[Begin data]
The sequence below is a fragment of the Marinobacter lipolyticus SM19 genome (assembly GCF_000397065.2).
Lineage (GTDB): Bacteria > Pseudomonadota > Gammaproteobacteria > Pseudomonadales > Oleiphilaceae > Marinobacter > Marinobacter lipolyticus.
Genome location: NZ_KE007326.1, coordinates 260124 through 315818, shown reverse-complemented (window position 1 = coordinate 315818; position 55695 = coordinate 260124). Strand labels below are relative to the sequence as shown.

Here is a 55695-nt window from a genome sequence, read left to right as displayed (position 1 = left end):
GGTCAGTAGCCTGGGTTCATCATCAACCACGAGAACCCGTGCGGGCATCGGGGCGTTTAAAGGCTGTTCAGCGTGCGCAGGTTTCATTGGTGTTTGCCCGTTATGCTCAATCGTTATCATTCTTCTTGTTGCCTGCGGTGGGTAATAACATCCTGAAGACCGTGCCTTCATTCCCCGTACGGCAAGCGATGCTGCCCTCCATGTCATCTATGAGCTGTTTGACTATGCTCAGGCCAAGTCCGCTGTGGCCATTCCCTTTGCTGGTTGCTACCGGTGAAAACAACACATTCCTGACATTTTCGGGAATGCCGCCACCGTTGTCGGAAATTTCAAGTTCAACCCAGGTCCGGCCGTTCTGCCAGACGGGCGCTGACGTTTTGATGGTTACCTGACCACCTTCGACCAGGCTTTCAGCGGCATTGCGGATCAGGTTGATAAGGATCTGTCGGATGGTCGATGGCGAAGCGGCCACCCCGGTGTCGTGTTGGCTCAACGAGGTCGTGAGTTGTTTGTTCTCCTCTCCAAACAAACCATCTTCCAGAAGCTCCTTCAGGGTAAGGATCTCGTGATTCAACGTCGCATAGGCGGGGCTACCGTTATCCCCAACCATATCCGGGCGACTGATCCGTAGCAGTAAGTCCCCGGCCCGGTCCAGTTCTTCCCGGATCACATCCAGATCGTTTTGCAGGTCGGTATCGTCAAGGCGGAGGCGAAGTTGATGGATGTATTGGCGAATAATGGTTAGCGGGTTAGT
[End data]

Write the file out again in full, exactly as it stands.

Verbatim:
The sequence below is a fragment of the Marinobacter lipolyticus SM19 genome (assembly GCF_000397065.2).
Lineage (GTDB): Bacteria > Pseudomonadota > Gammaproteobacteria > Pseudomonadales > Oleiphilaceae > Marinobacter > Marinobacter lipolyticus.
Genome location: NZ_KE007326.1, coordinates 260124 through 315818, shown reverse-complemented (window position 1 = coordinate 315818; position 55695 = coordinate 260124). Strand labels below are relative to the sequence as shown.

Here is a 55695-nt window from a genome sequence, read left to right as displayed (position 1 = left end):
GGTCAGTAGCCTGGGTTCATCATCAACCACGAGAACCCGTGCGGGCATCGGGGCGTTTAAAGGCTGTTCAGCGTGCGCAGGTTTCATTGGTGTTTGCCCGTTATGCTCAATCGTTATCATTCTTCTTGTTGCCTGCGGTGGGTAATAACATCCTGAAGACCGTGCCTTCATTCCCCGTACGGCAAGCGATGCTGCCCTCCATGTCATCTATGAGCTGTTTGACTATGCTCAGGCCAAGTCCGCTGTGGCCATTCCCTTTGCTGGTTGCTACCGGTGAAAACAACACATTCCTGACATTTTCGGGAATGCCGCCACCGTTGTCGGAAATTTCAAGTTCAACCCAGGTCCGGCCGTTCTGCCAGACGGGCGCTGACGTTTTGATGGTTACCTGACCACCTTCGACCAGGCTTTCAGCGGCATTGCGGATCAGGTTGATAAGGATCTGTCGGATGGTCGATGGCGAAGCGGCCACCCCGGTGTCGTGTTGGCTCAACGAGGTCGTGAGTTGTTTGTTCTCCTCTCCAAACAAACCATCTTCCAGAAGCTCCTTCAGGGTAAGGATCTCGTGATTCAACGTCGCATAGGCGGGGCTACCGTTATCCCCAACCATATCCGGGCGACTGATCCGTAGCAGTAAGTCCCCGGCCCGGTCCAGTTCTTCCCGGATCACATCCAGATCGTTTTGCAGGTCGGTATCGTCAAGGCGGAGGCGAAGTTGATGGATGTATTGGCGAATAATGGTTAGCGGGTTAGT